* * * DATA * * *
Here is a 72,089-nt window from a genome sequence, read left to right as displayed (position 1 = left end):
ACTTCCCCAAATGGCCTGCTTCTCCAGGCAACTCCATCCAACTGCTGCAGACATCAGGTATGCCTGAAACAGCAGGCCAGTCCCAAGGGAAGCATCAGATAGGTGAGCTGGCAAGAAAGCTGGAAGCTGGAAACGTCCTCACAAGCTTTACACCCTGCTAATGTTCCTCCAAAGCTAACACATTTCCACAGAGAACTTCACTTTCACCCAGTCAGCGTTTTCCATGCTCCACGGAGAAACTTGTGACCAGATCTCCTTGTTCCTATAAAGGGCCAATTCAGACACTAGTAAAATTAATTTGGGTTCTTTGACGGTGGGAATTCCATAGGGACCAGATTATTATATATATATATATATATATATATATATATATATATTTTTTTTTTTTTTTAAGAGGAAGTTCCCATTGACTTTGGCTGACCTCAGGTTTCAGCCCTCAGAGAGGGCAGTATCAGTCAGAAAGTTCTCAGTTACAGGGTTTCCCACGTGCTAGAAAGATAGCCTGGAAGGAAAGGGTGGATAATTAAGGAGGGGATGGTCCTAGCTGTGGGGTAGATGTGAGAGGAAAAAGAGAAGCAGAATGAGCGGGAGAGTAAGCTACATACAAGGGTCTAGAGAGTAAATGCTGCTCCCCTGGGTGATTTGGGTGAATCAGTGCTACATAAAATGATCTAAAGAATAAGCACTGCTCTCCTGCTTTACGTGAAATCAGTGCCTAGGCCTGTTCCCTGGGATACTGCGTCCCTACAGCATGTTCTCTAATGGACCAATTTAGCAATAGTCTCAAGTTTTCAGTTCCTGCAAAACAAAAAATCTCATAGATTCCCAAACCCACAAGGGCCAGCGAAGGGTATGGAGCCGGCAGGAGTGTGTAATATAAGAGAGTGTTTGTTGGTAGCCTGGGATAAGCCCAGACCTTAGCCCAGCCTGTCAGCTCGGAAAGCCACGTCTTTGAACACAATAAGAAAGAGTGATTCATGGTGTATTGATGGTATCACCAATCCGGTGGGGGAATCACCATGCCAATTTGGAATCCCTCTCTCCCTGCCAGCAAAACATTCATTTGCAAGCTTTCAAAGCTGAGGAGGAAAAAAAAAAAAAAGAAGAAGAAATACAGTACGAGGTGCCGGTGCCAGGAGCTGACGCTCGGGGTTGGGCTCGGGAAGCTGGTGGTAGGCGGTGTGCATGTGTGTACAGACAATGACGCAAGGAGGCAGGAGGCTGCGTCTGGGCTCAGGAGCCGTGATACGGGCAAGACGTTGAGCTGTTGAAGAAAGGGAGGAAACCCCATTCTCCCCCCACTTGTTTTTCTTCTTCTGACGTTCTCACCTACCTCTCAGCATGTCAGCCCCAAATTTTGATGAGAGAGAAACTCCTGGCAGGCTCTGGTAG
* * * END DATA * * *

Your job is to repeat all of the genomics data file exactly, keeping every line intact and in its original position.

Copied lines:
Here is a 72,089-nt window from a genome sequence, read left to right as displayed (position 1 = left end):
ACTTCCCCAAATGGCCTGCTTCTCCAGGCAACTCCATCCAACTGCTGCAGACATCAGGTATGCCTGAAACAGCAGGCCAGTCCCAAGGGAAGCATCAGATAGGTGAGCTGGCAAGAAAGCTGGAAGCTGGAAACGTCCTCACAAGCTTTACACCCTGCTAATGTTCCTCCAAAGCTAACACATTTCCACAGAGAACTTCACTTTCACCCAGTCAGCGTTTTCCATGCTCCACGGAGAAACTTGTGACCAGATCTCCTTGTTCCTATAAAGGGCCAATTCAGACACTAGTAAAATTAATTTGGGTTCTTTGACGGTGGGAATTCCATAGGGACCAGATTATTATATATATATATATATATATATATATATATATATATTTTTTTTTTTTTTTAAGAGGAAGTTCCCATTGACTTTGGCTGACCTCAGGTTTCAGCCCTCAGAGAGGGCAGTATCAGTCAGAAAGTTCTCAGTTACAGGGTTTCCCACGTGCTAGAAAGATAGCCTGGAAGGAAAGGGTGGATAATTAAGGAGGGGATGGTCCTAGCTGTGGGGTAGATGTGAGAGGAAAAAGAGAAGCAGAATGAGCGGGAGAGTAAGCTACATACAAGGGTCTAGAGAGTAAATGCTGCTCCCCTGGGTGATTTGGGTGAATCAGTGCTACATAAAATGATCTAAAGAATAAGCACTGCTCTCCTGCTTTACGTGAAATCAGTGCCTAGGCCTGTTCCCTGGGATACTGCGTCCCTACAGCATGTTCTCTAATGGACCAATTTAGCAATAGTCTCAAGTTTTCAGTTCCTGCAAAACAAAAAATCTCATAGATTCCCAAACCCACAAGGGCCAGCGAAGGGTATGGAGCCGGCAGGAGTGTGTAATATAAGAGAGTGTTTGTTGGTAGCCTGGGATAAGCCCAGACCTTAGCCCAGCCTGTCAGCTCGGAAAGCCACGTCTTTGAACACAATAAGAAAGAGTGATTCATGGTGTATTGATGGTATCACCAATCCGGTGGGGGAATCACCATGCCAATTTGGAATCCCTCTCTCCCTGCCAGCAAAACATTCATTTGCAAGCTTTCAAAGCTGAGGAGGAAAAAAAAAAAAAAGAAGAAGAAATACAGTACGAGGTGCCGGTGCCAGGAGCTGACGCTCGGGGTTGGGCTCGGGAAGCTGGTGGTAGGCGGTGTGCATGTGTGTACAGACAATGACGCAAGGAGGCAGGAGGCTGCGTCTGGGCTCAGGAGCCGTGATACGGGCAAGACGTTGAGCTGTTGAAGAAAGGGAGGAAACCCCATTCTCCCCCCACTTGTTTTTCTTCTTCTGACGTTCTCACCTACCTCTCAGCATGTCAGCCCCAAATTTTGATGAGAGAGAAACTCCTGGCAGGCTCTGGTAG